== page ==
The rogue regime fired a “hypersonic missile” on Wednesday that successfully hit a target, according to reports. It is the second test of its kind and comes ahead of Kim’s birthday on January 8. It has put US officials on red alert, with Secretary of State Antony Blinken stating Washington is taking the “new capability seriously,” while also condemning the move.
The launch was the first by North Korea since October and was detected by several militaries in the region, including the US.
It is now believed to be a “hypersonic” rocket, putting Pyongyang on level peggings with the likes of Russia and China who have recently tested similar technology.
Hypersonic weapons usually fly towards targets at lower altitudes than ballistic missiles and can achieve more than five times the speed of sound – or about 3,850mph.
Despite their name, analysts say the main feature of hypersonic weapons is not speed – which can sometimes be matched or exceeded by traditional ballistic missile warheads – but their manoeuvrability.
In their test, North Korea demonstrated its ability to combine “multi-step glide jump flight and strong lateral manoeuvring,” according to reports.
While it has not tested nuclear bombs or long-range intercontinental ballistic missiles (ICBMs), the advancement could suggest North Korea is making further strides in its abilities.
Ankit Panda, a senior fellow at the US-based Carnegie Endowment for International Peace, said: “My impression is that the North Koreans have identified hypersonic gliders as a potentially useful qualitative means to cope with missile defence.”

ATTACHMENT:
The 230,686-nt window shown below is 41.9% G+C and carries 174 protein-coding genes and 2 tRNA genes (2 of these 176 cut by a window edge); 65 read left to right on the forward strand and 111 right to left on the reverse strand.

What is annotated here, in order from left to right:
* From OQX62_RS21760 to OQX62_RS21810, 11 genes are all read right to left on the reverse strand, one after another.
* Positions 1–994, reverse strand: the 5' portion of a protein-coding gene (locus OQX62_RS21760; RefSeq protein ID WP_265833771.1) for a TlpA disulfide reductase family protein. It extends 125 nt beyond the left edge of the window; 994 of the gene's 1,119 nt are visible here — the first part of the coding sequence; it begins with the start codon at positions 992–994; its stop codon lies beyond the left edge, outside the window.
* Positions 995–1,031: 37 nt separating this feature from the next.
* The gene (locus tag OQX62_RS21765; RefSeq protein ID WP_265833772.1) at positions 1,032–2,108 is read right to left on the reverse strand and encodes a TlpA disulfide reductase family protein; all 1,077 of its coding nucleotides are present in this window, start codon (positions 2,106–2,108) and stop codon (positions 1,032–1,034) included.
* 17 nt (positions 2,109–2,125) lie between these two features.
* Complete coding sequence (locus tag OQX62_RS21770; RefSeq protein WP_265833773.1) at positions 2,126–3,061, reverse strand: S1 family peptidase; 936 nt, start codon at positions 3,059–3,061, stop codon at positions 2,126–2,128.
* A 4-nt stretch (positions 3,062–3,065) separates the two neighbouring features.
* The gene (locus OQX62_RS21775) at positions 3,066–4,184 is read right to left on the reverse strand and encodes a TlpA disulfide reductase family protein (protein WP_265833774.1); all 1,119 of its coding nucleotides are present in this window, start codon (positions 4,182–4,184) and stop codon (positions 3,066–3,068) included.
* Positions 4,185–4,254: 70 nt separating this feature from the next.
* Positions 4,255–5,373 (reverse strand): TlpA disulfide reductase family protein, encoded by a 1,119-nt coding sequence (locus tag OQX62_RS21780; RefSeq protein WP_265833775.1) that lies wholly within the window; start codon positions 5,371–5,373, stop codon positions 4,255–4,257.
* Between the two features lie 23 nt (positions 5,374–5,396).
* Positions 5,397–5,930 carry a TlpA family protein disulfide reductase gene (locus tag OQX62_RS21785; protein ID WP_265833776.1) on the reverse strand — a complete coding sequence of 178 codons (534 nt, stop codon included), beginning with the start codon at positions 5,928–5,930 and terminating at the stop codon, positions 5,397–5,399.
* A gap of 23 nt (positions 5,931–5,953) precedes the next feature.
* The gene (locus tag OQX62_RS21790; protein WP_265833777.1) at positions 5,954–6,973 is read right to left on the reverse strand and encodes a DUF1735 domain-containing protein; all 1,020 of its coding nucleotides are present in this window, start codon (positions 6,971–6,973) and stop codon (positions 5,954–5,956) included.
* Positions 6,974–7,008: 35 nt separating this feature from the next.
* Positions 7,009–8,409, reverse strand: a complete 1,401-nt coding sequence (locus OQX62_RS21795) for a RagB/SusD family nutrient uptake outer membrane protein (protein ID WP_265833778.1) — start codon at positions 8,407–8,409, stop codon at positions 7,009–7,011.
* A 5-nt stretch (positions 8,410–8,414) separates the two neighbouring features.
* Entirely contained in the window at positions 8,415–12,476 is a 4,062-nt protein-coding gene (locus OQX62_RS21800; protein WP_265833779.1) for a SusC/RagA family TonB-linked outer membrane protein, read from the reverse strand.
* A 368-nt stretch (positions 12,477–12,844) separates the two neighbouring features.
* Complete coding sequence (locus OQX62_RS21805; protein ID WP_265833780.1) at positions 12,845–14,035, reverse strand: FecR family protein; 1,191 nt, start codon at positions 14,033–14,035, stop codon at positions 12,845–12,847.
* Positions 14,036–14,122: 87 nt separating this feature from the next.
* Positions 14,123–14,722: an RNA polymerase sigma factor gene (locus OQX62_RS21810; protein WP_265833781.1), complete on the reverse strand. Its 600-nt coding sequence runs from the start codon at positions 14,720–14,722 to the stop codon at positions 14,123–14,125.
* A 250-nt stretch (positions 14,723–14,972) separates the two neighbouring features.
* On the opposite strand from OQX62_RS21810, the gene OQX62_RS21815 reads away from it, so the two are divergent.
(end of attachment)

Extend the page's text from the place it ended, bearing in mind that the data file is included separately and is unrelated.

Photos of the missile used in Wednesday’s test show what analysts said is a liquid-fueled ballistic missile with a conical-shaped Manoeuvrable Reentry Vehicle (MaRV) blasting off from a wheeled launch vehicle in a cloud of flame and smoke.
It is believed to be different from the previous one used.
In a call with Japanese Foreign Minister Yoshimasa Hayashi, Mr Blinkencondemned the North Korea missile launch and discussed cooperation to achieve complete denuclearisation.
A State Department spokesperson said later: “We take any new capability seriously, and as we’ve said, we condemn (North Korea’s) continued testing of ballistic missiles, which are destabilising to the region and to the international community.”
US President Joe Biden’s administration has said it is open to talking to North Korea, but Pyongyang has said American overtures are empty rhetoric without more substantive changes to “hostile policies” such as military drills and sanctions.
The launch also came hours before South Korean President Moon Jae-in attended a groundbreaking ceremony for a rail line he hopes will eventually connect the divided Korean peninsula.